Commercial Disputes – Advice for Small Businesses
Entrepreneurs are often called the backbone of a Nation, and this is not without good reason. Entrepreneurs, whether it be a small business venture or a budding start-up, create jobs - almost out of thin air - and can stimulate investment. But running a small business in the big commercial world comes with various perils. In commercial disputes, start-ups are often vulnerable due to less financial resources to fight their claim and lack of experience dealing with commercial disputes.
First things first; what is a commercial dispute?
A commercial dispute arises from any commercial transaction and is governed by commercial law. Commercial law, also known as business law, is a branch of law that applies to the rights, relations, and conduct of individuals and businesses engaged in any form of commerce (business/ trade). It is often considered to be a branch of civil law and deals with issues of both private and public nature. A few examples of commercial disputes include insolvency and breach of contract.
Dealing with a commercial dispute.
Commercial disputes come in an array of forms; and so, there is an array of ways they can be dealt with. This is good news, as they can often be resolved without having to go through the courts; this minimises the negative impact on your business and saves you time and money.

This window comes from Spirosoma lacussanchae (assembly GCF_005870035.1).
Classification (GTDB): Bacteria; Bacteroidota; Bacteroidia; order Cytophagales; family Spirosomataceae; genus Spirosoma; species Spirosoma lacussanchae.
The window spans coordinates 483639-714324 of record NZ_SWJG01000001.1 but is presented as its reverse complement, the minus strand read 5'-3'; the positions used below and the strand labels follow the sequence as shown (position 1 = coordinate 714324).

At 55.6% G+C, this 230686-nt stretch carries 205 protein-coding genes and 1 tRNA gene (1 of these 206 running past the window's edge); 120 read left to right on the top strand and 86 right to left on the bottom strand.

In South Africa a method of dealing with commercial disputes that is growing in popularity is through alternative dispute resolution; meaning mediation and arbitration. ADR is the cheaper and faster method of resolving commercial disputes, especially for start-ups and entrepreneurs. Parties must agree to the use of ADR. A good idea is to include an arbitration and mediation clause in contracts.
The difference in mediation and arbitration is that the decision of the arbitrator is binding on the parties. In 2009, the Constitutional Court, in its decision in Lufuno Mphaphuli & Associates (Pty) Ltd vs Nigel Athol Andrews and Bopanang Construction CC, recognised and confirmed the role of private arbitration in the South African legal system. The decision of the Constitutional Court also confirmed that the agreement reached between parties or the decision of the arbitrator is binding and that the courts will respect and enforce it.
Mediation aims to form a consensus between the parties, which can be incorporated into a binding contract if the parties wish. Mediation is preferred if it is necessary to preserve the relationship between parties due to ongoing interests.
Not all matters can be referred to or resolved by ADR, such as liquidation. In such cases, the matters have to go through the Court. The exact process to be followed will depend on the type of commercial dispute. The principles of civil procedure will apply.